pickets, and to make a dash on Fort Scott General Blunt's escort attacked by Quantrell near Baxter the attack on Baxter, and marched to meet General Blunt. The General's escort had just emerged fre bodies of Major Curtis, Lieutenant Farr, General Blunt's Judge Advocate, and two soldiers, will ould not have taken it without artillery. General Blunt thought that they had captured Lieutenant d Lieutenant Pond known of the approach of General Blunt, and that the enemy had marched away to atpickets again on the night of the 7th. General Blunt and Colonel Blair arrived on the morning of the 12th, from Baxter Springs. As General Blunt now has definite information that Shelby, Gordonh he could throw shells into the town. General Blunt has sent orders for the troops stationed asouri until towards spring. They regarded General Blunt's carriage as quite a trophy, and intend tarted on the 28th instant for Fort Smith; General Blunt accompanies it. The escort is composed of [20 more...]
utenant Josling on a scout to Osage Mission a cold wave distressing condition of refugees General Blunt authorized to raise another colored regiment citizens of Fort Scott opposed to Colonel Jennoper regard for his position. Several scouts who have just come from the supply train which General Blunt accompanied en route, to Fort Smith a week ago, report that near the Arkansas line four of ountsville recently, attacking the train. There is some discussion just now as to whether General Blunt shall retain command of this district or not. His friends claim for him, also, that he is reith the next train. He is a brilliant officer, and has served with distinction, as Chief of General Blunt's Staff, in all the campaigns south of this post. No better officer could be found to thoroless tent, in a region where howling winds and chilly blasts increase their despondency. General Blunt has received authority from the War Department to raise another colored regiment of infantry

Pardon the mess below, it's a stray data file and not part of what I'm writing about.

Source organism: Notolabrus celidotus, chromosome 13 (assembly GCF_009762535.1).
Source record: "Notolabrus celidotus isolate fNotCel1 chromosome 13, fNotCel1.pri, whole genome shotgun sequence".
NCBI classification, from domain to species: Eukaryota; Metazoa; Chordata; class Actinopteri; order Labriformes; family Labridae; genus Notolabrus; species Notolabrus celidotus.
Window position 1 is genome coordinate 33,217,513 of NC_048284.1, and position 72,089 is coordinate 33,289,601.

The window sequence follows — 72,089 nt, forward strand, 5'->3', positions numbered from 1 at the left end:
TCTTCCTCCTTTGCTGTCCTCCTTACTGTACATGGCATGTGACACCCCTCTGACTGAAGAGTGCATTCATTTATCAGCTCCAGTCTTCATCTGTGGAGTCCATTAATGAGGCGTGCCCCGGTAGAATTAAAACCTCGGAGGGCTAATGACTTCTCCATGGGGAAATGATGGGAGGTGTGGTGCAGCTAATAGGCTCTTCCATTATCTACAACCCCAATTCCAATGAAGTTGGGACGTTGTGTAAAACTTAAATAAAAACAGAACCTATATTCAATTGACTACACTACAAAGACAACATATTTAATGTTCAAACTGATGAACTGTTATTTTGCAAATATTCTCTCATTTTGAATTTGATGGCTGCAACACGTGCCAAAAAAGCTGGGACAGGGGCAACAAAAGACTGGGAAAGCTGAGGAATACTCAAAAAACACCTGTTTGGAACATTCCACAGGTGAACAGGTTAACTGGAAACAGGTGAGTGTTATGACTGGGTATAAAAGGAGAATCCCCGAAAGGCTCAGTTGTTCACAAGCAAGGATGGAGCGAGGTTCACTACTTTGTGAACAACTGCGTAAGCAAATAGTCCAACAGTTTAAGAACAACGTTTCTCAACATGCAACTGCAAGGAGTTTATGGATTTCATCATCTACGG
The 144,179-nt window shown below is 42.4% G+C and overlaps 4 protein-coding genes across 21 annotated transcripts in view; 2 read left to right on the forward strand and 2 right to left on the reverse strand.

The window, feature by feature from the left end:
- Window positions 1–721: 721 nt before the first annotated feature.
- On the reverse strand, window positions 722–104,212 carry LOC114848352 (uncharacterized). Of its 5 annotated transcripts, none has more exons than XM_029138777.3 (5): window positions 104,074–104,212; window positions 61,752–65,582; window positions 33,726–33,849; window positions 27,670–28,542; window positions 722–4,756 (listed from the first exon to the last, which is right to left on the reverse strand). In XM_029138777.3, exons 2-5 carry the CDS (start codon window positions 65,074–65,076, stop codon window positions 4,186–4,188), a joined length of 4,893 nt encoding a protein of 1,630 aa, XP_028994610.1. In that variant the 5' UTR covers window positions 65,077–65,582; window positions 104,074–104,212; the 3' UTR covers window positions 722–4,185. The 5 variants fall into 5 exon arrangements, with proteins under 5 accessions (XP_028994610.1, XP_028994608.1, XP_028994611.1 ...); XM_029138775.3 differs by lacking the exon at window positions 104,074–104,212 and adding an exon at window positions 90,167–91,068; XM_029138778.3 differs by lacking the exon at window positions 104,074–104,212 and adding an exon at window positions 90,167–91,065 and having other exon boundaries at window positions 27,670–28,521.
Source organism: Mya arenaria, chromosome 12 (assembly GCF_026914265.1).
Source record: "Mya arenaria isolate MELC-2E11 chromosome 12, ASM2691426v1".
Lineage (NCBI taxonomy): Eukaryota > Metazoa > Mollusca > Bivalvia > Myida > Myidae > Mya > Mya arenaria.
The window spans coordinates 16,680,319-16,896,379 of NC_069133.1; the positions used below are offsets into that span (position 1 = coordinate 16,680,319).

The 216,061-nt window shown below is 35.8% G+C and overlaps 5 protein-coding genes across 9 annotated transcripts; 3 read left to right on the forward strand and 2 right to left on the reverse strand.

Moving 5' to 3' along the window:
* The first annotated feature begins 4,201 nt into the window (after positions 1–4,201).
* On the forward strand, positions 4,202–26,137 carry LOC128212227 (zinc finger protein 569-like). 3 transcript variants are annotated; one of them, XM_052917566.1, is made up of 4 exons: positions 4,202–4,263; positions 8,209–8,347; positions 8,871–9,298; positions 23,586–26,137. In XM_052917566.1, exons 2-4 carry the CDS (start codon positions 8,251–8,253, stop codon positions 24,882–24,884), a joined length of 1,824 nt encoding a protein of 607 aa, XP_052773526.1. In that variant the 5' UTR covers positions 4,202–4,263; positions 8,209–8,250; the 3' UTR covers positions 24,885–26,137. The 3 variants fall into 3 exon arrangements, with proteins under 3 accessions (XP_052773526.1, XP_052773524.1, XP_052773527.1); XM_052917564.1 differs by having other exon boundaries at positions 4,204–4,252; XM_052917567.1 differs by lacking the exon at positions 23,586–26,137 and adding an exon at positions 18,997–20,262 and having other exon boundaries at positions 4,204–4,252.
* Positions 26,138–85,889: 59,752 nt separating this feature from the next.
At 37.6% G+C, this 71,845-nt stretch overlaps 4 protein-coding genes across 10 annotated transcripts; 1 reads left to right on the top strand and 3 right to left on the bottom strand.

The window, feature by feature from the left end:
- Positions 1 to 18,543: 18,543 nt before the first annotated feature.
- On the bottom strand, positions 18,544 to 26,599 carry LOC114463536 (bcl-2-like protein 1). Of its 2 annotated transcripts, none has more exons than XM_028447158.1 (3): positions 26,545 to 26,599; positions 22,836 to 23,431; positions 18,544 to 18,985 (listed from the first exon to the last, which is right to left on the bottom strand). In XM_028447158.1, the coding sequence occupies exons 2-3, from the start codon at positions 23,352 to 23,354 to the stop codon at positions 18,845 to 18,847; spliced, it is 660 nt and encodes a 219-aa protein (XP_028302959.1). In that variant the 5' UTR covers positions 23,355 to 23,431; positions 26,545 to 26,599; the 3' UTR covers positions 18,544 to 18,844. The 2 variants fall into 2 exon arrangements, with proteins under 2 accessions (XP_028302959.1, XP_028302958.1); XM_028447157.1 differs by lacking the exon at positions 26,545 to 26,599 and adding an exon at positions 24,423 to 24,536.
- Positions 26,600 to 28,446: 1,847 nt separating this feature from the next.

ngfield, or to endeavor to capture our supply trains en route between that place and Fort Smith. There are, probably, nearly three thousand State troops in southwest Missouri, and should he invade the State, they will likely soon to be able to check his movements, and put him to flight. The energy with which they pressed General Shelby last October, and their success in capturing his artillery, has given them great confidence in their ability to meet an invading force on the field. General Blunt is still at Fort Smith, but apparently without a command, much to the regret of his friends. He is, however, attending to some business in connection with the recruiting and organizing of the Eleventh U. S. colored regiment. A colored regiment ought to be raised in that section in a few weeks. It is not likely, however, that he cares to assume command of the troops there at present, as there is no organized force of the enemy in that section that he could hope to bring to an engagemen
ld out from Europe would stop the effusion of blood, and would make the homes of our workingmen happy again. He had not made these remarks lightly or in haste, and he submitted them to his fellow-countrymen, believing that, if acted upon, they would redound to their prosperity and their honor. Orders were issued from the War Department at Washington, to prevent the evasion of military duty, and for the suppression of disloyal practices; also authorizing the arrest of persons discouraging enlistments.--(Doc. 175.) At Baltimore, Md., several persons were arrested while endeavoring to escape from that city, in order to evade the draft ordered by the Secretary of War.--Portland, Calloway County, Mo., was captured by a party of rebel guerrillas under the command of Capt. Cobb. After robbing the stores and residences, the guerrillas left the place.--General Blunt and staff left Leavenworth, Kansas, to take the field in command of the Indian expedition.--Leavenworth Conservative.